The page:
Key to Umbria: Spoleto

San Gregorio Maggiore: Crypt

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San Gregorio Maggiore:    Home    Exterior    Interior    Crypt

The crypt is has a semi-circular apse and two apsidal chapels. Columns (mostly 11th century) with interesting capitals separate the rest of the space into a nave and four aisles.   [Identify capitals and columns from earlier buildings]

A funerary cippus (perhaps 6th century) with a Christian inscription has been re-used as the base of the altar. 

The first chapel on the left  was re-discovered in 1755.  It was found to contain many human bones, and these are now housed in four sarcophagi in the chapel.  The inscription on the back wall summarises the history of the church up to that point:
  1. 10,000 people were martyred in Spoleto under the Emperors Maximian and Diocletian.

  2. St Abbondanza (the widow) rescued their bodies for burial.

  3. St Abbondanza (the virgin) built an oratory dedicated to them.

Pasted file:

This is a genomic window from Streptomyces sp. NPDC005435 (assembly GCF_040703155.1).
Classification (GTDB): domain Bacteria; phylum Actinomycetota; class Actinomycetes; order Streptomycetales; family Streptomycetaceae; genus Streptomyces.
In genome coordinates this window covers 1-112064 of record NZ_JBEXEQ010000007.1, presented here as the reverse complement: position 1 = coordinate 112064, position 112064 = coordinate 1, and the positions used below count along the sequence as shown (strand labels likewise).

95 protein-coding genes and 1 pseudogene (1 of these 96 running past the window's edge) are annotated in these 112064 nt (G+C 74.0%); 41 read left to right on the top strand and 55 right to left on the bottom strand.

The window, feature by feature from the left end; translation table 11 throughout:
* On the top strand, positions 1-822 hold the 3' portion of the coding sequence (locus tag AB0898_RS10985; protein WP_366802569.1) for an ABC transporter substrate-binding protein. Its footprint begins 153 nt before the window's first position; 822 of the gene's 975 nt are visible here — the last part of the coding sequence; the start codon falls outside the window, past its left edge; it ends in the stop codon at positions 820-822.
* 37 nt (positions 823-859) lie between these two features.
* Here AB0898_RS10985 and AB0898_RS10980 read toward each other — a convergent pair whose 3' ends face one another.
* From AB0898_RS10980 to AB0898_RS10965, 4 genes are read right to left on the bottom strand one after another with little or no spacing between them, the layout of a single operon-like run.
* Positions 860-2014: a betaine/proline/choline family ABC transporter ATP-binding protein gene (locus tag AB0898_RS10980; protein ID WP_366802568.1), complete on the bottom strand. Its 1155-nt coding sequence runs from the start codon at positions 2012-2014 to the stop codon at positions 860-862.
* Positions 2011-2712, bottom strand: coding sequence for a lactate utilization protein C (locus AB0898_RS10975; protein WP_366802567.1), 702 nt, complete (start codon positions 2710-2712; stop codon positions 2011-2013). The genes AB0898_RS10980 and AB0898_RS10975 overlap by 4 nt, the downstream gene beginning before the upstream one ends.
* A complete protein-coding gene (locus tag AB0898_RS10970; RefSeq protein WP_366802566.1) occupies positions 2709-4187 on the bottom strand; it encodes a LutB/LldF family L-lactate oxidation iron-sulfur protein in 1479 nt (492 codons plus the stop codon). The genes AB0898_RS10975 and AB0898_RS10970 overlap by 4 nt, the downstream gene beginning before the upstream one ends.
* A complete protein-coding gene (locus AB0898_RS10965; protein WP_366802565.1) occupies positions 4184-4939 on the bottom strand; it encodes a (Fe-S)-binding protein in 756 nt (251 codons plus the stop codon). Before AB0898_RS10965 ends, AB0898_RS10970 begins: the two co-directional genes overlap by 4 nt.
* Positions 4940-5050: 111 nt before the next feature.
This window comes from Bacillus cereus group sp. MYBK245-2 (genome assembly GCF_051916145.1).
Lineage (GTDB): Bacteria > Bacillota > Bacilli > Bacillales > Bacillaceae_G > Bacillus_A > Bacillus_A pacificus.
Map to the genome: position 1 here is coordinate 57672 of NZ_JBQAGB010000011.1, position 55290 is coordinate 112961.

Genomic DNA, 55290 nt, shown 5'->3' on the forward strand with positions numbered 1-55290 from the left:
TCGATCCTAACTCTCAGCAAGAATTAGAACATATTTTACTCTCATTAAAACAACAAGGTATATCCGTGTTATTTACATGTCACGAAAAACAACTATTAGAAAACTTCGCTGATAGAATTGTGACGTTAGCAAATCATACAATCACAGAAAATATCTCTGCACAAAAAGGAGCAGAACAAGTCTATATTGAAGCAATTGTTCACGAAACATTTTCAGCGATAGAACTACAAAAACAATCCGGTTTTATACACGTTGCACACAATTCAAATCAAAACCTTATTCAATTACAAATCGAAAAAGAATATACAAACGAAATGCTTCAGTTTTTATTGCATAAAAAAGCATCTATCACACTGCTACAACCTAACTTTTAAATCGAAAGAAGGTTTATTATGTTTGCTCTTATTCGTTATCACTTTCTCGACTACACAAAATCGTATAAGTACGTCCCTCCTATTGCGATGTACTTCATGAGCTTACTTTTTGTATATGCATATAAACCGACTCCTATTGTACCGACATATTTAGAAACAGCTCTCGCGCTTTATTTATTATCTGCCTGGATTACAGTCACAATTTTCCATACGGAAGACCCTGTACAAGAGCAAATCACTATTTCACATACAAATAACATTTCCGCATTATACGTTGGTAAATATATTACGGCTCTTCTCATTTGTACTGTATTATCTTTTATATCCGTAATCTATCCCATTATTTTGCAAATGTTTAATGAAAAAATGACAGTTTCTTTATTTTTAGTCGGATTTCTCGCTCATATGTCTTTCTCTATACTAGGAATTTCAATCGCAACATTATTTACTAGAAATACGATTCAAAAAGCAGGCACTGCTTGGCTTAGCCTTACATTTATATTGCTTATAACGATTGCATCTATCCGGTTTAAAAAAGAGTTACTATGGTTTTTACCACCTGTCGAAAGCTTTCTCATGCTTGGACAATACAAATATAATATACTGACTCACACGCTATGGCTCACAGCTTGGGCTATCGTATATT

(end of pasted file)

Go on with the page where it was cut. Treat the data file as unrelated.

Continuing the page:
4. Bishop Salomone recognised the relics in 1106.

  5. Bishop Paolo Sanvitale recognised the relics in 1596.

  6. Bishop Paolo Bonavisa exposed the relics for public veneration in 1755.

A sarcophagus that is traditionally held to be that of St Abbondanza (the virgin) stands in the left apsidal chapel.  The inscription records that it was moved her in 1854 from the Cappella di Santa Abbondanza (the right apsidal chapel of the church above). 

The original cover of the sarcophagus has been lost.  The cover that was used until 1854 is now in the Museo Archeologico: it was originally the grave stone  (312 AD) of Florio Baudioni, a soldier in the Emperor Constantine's army who died during Constantine's march on Rome.  [CIL IX 4787]

Archeological finds from the Crypt

Inscription (2nd century AD)

This inscription (CIL XI 4813) records a dedication by four officials of the guild of “Scabillares”: these were musicians who accompanied themselves on the scabillium, a pair of hinged wooden plates attached to their sandals that they used to beat time.  The dedication was to their patron, the Quattuorviro Marcus Settimius Settimianus and it probably came from the base of a statue that they had erected in his honour.

Bishop Paolo Sanvitale moved the inscription  from the crypt to the Palazzo Comunale in 1591.  It is now in the Museo Archeologico

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